Dialysis Center Closes After State Citations for Poor Infection Control Practices
Health Department Notifies Patients of Possible Exposure to Hepatitis C, Other Infections
ALBANY, N.Y. (Sept. 16, 2008) – A Manhattan dialysis center has closed its doors after a New York State Department of Health investigation uncovered poor infection control practices and indicated that at least one patient has contracted hepatitis C after undergoing dialysis there. Health Commissioner Richard F. Daines, M.D., today announced that the center has surrendered its operating certificate and paid a civil penalty of $300,000 to the State.
Commissioner Daines also reported that the Department of Health (DOH) has notified 657 patients of the Life Care Dialysis Center (LCDC), 221 W. 61st St., that they may have been exposed to hepatitis C and other bloodborne pathogens while treated at the center. Letters posted yesterday advised patients to get tested for hepatitis C, hepatitis B and human immunodeficiency virus (HIV). There is no evidence at this time that any patient has contracted hepatitis B or HIV at the facility.
Last month, DOH performed a week-long inspection of LCDC. DOH staff observed evidence of unacceptable infection control practices, including blood on the treatment chairs and dialysis machines, lack of proper hand hygiene, and inadequate disinfection of equipment.
DOH immediately advised LCDC's operator and Medical Director, Dr. Walter Wasser, to transfer its 171 current patients. Since that time, patients have been transported under DOH supervision to alternate locations for the dialysis that they generally must undergo three times a week. Dialysis is a process that filters a patient's blood when the patient's kidneys can no longer do an adequate job. Dialysis patients are often in seriously compromised physical condition, making them more vulnerable to infection.
DOH is recommending that any patient who received care either at the center or at home through LCDC since January 2004 be tested promptly. Information packets were sent out this week to 657 LCDC patients, informing them that they may have been exposed to these viruses and describing how they can obtain free confidential testing.
Commissioner Daines said, "This sends a message to the entire health care industry that the Department will not tolerate the provision of substandard services to New Yorkers. We are trying to contact potentially exposed individuals. If you were a patient at Life Care Dialysis Center at any time after January 23, 2004, I urge you to contact your physician and arrange to get tested."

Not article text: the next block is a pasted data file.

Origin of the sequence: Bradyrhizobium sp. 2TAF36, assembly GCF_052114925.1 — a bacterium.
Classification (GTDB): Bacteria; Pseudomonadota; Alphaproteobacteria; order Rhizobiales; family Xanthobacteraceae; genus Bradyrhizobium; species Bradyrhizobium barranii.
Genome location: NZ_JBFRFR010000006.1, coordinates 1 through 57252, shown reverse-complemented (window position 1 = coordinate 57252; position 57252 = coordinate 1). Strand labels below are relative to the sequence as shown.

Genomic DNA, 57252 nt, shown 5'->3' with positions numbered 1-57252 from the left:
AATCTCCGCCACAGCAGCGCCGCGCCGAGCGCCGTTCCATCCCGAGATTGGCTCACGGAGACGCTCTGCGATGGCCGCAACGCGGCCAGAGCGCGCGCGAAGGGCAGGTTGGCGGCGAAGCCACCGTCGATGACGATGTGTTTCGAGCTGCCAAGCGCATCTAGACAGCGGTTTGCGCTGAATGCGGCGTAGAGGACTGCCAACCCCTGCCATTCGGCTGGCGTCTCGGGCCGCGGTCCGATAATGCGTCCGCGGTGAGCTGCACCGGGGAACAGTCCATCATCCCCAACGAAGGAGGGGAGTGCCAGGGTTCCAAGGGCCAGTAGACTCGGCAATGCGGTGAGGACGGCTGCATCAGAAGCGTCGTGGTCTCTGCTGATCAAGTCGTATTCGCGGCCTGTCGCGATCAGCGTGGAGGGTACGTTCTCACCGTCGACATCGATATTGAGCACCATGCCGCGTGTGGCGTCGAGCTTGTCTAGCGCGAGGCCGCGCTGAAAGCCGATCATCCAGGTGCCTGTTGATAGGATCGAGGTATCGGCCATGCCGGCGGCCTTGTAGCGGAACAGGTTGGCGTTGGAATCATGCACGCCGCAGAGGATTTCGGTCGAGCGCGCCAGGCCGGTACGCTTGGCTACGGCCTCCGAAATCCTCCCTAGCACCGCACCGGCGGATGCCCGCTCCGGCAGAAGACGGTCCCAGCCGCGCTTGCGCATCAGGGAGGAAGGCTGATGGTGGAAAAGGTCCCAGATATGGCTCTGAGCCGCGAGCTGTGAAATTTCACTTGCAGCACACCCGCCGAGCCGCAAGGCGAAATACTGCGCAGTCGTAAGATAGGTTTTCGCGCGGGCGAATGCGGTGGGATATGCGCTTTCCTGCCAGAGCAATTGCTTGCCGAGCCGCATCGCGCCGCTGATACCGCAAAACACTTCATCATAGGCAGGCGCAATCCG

A new statute, signed into law by Governor David A. Paterson on April 23, 2008, raised the possible penalties on health violations from $2,000 per violation up to $10,000 per violation, in some cases. Dr. Daines said, "We will use this new tool, and every tool at the Department's disposal, to put an end to this kind of conduct and to assure that the State's citizens get the first-class care to which they are entitled and which is available at many fine dialysis centers in New York."
In addition, Governor Paterson signed a separate bill into law designed to improve patient safety, enhance the State's authority in medical investigations and help to prevent future infection control violations. The new law increases DOH's authority in epidemiological investigations, authorizing DOH to disclose information to the public as needed regarding public health threats that come to light, notwithstanding otherwise applicable confidentiality provisions. Further, the law authorizes DOH to direct a physician to cease any activity uncovered during a communicable disease investigation that constitutes an imminent danger to health.
Hepatitis C is a liver disease caused by the hepatitis C virus and is spread by contact with the blood of an infected person. It is estimated that 1.6 percent of the population of New York State has been infected with hepatitis C.
DOH has established a toll-free information hotline for LCDC patients at 1-800-278-2965 that will receive calls 24 hours a day, 7 days a week, for the foreseeable future.
Copies of the letters and information provided to patients are available at: http://www.nyhealth.gov/facilities/diagnostic_and_treatment/life_care_dialysis_center/